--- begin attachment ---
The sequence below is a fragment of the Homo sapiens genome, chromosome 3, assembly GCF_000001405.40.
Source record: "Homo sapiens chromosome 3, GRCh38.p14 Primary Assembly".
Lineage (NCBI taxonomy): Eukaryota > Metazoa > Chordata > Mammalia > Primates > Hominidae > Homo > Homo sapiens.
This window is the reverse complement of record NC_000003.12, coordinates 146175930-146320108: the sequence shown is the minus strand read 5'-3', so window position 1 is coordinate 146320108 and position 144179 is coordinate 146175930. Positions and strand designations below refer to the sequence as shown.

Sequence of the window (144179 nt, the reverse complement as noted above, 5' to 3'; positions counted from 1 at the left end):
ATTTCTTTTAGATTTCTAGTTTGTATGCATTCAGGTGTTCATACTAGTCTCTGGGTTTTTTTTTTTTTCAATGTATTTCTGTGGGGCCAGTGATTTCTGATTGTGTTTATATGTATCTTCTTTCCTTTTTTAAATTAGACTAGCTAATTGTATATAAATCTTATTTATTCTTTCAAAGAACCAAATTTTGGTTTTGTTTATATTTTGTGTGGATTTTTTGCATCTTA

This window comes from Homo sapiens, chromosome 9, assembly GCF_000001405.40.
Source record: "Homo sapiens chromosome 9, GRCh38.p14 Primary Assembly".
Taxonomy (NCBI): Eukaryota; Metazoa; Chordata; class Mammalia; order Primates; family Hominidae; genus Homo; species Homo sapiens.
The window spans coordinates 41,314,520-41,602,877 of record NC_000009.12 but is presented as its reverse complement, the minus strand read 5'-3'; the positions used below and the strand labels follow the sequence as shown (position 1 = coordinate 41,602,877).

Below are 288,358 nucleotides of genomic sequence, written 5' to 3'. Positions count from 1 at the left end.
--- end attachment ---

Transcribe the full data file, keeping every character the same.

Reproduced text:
The sequence below is a fragment of the Homo sapiens genome, chromosome 3, assembly GCF_000001405.40.
Source record: "Homo sapiens chromosome 3, GRCh38.p14 Primary Assembly".
Lineage (NCBI taxonomy): Eukaryota > Metazoa > Chordata > Mammalia > Primates > Hominidae > Homo > Homo sapiens.
This window is the reverse complement of record NC_000003.12, coordinates 146175930-146320108: the sequence shown is the minus strand read 5'-3', so window position 1 is coordinate 146320108 and position 144179 is coordinate 146175930. Positions and strand designations below refer to the sequence as shown.

Sequence of the window (144179 nt, the reverse complement as noted above, 5' to 3'; positions counted from 1 at the left end):
ATTTCTTTTAGATTTCTAGTTTGTATGCATTCAGGTGTTCATACTAGTCTCTGGGTTTTTTTTTTTTTCAATGTATTTCTGTGGGGCCAGTGATTTCTGATTGTGTTTATATGTATCTTCTTTCCTTTTTTAAATTAGACTAGCTAATTGTATATAAATCTTATTTATTCTTTCAAAGAACCAAATTTTGGTTTTGTTTATATTTTGTGTGGATTTTTTGCATCTTA

This window comes from Homo sapiens, chromosome 9, assembly GCF_000001405.40.
Source record: "Homo sapiens chromosome 9, GRCh38.p14 Primary Assembly".
Taxonomy (NCBI): Eukaryota; Metazoa; Chordata; class Mammalia; order Primates; family Hominidae; genus Homo; species Homo sapiens.
The window spans coordinates 41,314,520-41,602,877 of record NC_000009.12 but is presented as its reverse complement, the minus strand read 5'-3'; the positions used below and the strand labels follow the sequence as shown (position 1 = coordinate 41,602,877).

Below are 288,358 nucleotides of genomic sequence, written 5' to 3'. Positions count from 1 at the left end.